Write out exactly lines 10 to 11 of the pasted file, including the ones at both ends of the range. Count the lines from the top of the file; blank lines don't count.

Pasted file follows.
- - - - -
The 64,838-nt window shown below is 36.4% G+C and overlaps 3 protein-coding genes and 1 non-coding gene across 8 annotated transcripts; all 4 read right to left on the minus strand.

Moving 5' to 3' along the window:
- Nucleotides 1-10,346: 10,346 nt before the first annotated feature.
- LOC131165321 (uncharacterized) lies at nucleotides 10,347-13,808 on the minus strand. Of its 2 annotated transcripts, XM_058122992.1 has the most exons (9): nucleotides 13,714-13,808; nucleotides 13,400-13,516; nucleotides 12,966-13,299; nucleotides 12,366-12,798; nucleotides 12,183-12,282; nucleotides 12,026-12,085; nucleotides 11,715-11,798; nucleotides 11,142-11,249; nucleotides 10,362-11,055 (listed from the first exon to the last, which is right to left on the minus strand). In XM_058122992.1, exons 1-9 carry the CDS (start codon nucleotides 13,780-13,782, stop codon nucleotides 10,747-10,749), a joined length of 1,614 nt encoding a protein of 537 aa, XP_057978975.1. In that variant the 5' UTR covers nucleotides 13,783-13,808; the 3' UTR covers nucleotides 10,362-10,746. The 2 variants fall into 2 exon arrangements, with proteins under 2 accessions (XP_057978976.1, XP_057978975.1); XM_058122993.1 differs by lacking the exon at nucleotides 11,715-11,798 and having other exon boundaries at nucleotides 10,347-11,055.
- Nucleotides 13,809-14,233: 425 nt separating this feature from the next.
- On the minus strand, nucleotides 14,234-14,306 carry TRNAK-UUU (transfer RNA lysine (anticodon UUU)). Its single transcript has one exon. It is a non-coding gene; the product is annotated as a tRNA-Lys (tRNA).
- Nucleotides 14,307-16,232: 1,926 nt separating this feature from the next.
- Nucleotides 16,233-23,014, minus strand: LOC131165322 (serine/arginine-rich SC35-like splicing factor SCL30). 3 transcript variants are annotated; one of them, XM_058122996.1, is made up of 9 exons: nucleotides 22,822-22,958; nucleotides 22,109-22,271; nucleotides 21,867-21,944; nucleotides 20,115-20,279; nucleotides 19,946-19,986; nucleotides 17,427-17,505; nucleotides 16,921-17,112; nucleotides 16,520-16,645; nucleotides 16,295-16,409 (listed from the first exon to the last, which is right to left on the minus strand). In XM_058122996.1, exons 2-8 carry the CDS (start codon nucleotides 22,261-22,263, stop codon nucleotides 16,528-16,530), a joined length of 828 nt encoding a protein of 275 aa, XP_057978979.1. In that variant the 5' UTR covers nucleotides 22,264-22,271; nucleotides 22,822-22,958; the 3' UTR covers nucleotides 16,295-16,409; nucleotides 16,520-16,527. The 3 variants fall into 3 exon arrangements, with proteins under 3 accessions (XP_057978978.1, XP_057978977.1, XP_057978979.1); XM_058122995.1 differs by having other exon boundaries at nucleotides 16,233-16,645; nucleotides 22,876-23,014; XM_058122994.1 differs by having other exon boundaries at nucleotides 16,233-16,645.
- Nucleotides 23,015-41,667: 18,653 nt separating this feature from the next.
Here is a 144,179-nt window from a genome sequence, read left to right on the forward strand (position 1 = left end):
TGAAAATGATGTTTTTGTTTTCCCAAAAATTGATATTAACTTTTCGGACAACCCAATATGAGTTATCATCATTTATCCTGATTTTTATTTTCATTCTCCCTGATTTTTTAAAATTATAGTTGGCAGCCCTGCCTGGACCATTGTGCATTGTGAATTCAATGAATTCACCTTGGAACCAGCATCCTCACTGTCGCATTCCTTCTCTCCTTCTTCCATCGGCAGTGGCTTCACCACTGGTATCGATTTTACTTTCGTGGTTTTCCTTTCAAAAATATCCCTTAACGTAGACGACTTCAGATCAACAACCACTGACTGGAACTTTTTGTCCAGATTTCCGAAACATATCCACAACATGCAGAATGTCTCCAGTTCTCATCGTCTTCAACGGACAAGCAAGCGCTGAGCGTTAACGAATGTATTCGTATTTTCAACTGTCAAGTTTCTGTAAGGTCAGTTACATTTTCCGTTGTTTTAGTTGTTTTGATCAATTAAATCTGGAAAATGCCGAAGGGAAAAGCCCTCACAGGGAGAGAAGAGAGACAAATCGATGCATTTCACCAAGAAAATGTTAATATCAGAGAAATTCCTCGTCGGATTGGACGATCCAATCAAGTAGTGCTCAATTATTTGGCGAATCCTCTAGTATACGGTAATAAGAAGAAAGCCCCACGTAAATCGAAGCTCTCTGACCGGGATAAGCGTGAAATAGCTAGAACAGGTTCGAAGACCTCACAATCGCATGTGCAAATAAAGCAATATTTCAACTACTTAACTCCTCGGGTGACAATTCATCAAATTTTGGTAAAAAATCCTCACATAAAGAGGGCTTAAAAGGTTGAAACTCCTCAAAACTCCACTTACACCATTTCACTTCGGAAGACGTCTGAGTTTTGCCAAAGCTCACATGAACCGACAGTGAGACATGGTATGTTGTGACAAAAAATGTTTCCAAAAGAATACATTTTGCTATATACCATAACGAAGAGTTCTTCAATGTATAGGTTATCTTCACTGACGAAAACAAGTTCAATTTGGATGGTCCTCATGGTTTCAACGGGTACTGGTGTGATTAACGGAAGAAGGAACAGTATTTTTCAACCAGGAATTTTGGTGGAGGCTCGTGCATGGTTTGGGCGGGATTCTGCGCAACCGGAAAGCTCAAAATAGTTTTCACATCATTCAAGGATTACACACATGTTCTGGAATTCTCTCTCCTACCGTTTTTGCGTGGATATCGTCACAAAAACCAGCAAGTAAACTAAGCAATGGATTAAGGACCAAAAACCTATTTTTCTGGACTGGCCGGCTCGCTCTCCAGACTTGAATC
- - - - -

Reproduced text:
Here is a 144,179-nt window from a genome sequence, read left to right on the forward strand (position 1 = left end):
TGAAAATGATGTTTTTGTTTTCCCAAAAATTGATATTAACTTTTCGGACAACCCAATATGAGTTATCATCATTTATCCTGATTTTTATTTTCATTCTCCCTGATTTTTTAAAATTATAGTTGGCAGCCCTGCCTGGACCATTGTGCATTGTGAATTCAATGAATTCACCTTGGAACCAGCATCCTCACTGTCGCATTCCTTCTCTCCTTCTTCCATCGGCAGTGGCTTCACCACTGGTATCGATTTTACTTTCGTGGTTTTCCTTTCAAAAATATCCCTTAACGTAGACGACTTCAGATCAACAACCACTGACTGGAACTTTTTGTCCAGATTTCCGAAACATATCCACAACATGCAGAATGTCTCCAGTTCTCATCGTCTTCAACGGACAAGCAAGCGCTGAGCGTTAACGAATGTATTCGTATTTTCAACTGTCAAGTTTCTGTAAGGTCAGTTACATTTTCCGTTGTTTTAGTTGTTTTGATCAATTAAATCTGGAAAATGCCGAAGGGAAAAGCCCTCACAGGGAGAGAAGAGAGACAAATCGATGCATTTCACCAAGAAAATGTTAATATCAGAGAAATTCCTCGTCGGATTGGACGATCCAATCAAGTAGTGCTCAATTATTTGGCGAATCCTCTAGTATACGGTAATAAGAAGAAAGCCCCACGTAAATCGAAGCTCTCTGACCGGGATAAGCGTGAAATAGCTAGAACAGGTTCGAAGACCTCACAATCGCATGTGCAAATAAAGCAATATTTCAACTACTTAACTCCTCGGGTGACAATTCATCAAATTTTGGTAAAAAATCCTCACATAAAGAGGGCTTAAAAGGTTGAAACTCCTCAAAACTCCACTTACACCATTTCACTTCGGAAGACGTCTGAGTTTTGCCAAAGCTCACATGAACCGACAGTGAGACATGGTATGTTGTGACAAAAAATGTTTCCAAAAGAATACATTTTGCTATATACCATAACGAAGAGTTCTTCAATGTATAGGTTATCTTCACTGACGAAAACAAGTTCAATTTGGATGGTCCTCATGGTTTCAACGGGTACTGGTGTGATTAACGGAAGAAGGAACAGTATTTTTCAACCAGGAATTTTGGTGGAGGCTCGTGCATGGTTTGGGCGGGATTCTGCGCAACCGGAAAGCTCAAAATAGTTTTCACATCATTCAAGGATTACACACATGTTCTGGAATTCTCTCTCCTACCGTTTTTGCGTGGATATCGTCACAAAAACCAGCAAGTAAACTAAGCAATGGATTAAGGACCAAAAACCTATTTTTCTGGACTGGCCGGCTCGCTCTCCAGACTTGAATC